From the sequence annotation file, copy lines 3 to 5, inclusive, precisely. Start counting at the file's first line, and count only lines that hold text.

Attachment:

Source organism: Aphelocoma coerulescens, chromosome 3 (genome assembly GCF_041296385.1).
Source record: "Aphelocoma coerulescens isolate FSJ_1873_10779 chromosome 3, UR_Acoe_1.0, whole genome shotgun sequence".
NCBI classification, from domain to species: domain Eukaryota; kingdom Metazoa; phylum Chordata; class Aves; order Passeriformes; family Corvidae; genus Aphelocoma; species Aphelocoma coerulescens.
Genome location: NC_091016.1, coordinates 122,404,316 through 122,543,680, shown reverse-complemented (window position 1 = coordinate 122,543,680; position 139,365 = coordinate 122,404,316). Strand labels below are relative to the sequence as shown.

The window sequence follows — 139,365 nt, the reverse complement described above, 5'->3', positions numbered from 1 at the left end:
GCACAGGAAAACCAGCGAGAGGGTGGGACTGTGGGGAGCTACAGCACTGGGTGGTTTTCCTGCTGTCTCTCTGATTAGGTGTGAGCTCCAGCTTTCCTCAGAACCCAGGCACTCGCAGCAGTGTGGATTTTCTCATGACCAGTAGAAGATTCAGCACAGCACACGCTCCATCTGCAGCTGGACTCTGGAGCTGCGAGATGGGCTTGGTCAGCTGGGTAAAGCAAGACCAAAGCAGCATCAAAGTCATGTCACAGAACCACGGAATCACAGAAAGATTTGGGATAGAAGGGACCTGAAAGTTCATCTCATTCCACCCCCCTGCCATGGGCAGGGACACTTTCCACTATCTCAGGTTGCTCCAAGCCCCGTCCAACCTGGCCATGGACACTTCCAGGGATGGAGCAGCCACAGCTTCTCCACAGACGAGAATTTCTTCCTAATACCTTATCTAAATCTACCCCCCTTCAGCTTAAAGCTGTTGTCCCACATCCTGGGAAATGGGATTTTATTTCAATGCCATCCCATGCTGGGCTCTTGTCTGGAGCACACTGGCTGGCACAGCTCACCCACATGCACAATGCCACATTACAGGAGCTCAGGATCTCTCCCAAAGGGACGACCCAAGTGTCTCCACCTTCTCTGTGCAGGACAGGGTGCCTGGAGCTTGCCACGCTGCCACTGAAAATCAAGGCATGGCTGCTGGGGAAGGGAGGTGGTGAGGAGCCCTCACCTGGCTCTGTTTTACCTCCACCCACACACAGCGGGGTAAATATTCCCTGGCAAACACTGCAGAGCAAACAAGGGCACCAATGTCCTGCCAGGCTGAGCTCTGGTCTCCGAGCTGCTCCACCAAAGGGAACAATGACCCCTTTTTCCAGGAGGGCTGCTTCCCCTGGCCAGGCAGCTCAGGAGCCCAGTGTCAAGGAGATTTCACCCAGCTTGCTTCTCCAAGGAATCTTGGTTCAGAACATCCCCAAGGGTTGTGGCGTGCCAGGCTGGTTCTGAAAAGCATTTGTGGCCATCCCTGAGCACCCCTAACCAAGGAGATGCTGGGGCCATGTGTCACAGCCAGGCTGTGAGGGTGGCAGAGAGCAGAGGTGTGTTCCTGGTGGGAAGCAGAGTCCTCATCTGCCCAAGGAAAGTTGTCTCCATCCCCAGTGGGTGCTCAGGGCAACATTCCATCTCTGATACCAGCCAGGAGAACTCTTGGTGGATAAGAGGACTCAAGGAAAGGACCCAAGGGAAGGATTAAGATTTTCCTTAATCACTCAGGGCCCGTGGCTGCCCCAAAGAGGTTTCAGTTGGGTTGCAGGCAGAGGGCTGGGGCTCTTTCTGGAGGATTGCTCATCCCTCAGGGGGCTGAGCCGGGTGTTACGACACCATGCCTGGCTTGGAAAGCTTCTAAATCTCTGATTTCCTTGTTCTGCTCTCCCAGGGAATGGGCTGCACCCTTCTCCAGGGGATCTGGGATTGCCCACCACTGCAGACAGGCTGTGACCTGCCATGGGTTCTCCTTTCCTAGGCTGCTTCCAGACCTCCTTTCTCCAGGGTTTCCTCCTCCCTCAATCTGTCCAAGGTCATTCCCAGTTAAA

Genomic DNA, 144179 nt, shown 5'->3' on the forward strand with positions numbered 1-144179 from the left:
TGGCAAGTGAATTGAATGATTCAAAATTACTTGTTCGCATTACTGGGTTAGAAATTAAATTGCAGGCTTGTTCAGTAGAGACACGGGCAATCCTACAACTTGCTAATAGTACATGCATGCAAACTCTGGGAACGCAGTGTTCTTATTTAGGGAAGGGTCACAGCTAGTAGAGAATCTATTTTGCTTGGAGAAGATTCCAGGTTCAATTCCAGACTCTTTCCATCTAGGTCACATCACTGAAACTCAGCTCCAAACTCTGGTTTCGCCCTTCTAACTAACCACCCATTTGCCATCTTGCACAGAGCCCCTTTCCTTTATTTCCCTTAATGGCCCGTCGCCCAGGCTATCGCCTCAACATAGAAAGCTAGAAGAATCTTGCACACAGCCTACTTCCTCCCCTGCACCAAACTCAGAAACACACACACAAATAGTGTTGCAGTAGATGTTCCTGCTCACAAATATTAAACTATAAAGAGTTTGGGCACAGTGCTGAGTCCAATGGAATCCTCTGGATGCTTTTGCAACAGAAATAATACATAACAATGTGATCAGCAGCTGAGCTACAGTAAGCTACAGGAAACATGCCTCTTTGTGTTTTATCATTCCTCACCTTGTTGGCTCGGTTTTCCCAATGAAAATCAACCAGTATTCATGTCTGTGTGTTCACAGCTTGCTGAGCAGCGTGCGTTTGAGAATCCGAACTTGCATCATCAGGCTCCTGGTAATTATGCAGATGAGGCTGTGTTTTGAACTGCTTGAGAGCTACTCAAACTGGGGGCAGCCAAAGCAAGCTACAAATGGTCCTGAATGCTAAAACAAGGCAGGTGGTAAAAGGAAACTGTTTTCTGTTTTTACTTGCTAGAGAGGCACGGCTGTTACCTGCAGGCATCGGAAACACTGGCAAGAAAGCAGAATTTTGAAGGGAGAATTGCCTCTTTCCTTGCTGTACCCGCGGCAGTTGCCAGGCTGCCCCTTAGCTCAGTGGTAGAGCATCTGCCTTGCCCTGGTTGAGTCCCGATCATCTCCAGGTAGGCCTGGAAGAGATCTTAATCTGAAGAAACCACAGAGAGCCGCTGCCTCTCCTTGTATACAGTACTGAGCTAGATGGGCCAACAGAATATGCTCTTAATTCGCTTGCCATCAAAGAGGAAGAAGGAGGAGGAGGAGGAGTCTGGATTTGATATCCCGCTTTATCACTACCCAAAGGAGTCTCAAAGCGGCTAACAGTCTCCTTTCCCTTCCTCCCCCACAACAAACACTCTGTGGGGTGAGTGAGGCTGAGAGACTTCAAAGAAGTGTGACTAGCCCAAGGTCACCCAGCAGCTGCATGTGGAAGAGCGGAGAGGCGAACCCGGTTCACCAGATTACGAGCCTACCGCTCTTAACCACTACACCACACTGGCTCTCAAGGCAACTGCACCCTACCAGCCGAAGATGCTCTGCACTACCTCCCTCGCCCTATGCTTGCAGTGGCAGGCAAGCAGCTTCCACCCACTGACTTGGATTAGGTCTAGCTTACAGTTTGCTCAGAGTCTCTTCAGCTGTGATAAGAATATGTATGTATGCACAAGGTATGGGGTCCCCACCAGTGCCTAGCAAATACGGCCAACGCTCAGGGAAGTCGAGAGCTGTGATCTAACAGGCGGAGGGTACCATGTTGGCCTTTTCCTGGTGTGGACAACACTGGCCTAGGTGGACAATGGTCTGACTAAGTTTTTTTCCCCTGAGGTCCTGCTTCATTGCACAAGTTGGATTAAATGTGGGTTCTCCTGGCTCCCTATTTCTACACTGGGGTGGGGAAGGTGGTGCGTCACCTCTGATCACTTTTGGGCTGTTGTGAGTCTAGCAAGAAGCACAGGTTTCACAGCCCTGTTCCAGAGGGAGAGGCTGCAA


NCBI classification, from domain to species: domain Eukaryota; kingdom Metazoa; phylum Chordata; class Aves; order Passeriformes; family Corvidae; genus Aphelocoma; species Aphelocoma coerulescens.
Genome location: NC_091016.1, coordinates 122,404,316 through 122,543,680, shown reverse-complemented (window position 1 = coordinate 122,543,680; position 139,365 = coordinate 122,404,316). Strand labels below are relative to the sequence as shown.

The window sequence follows — 139,365 nt, the reverse complement described above, 5'->3', positions numbered from 1 at the left end: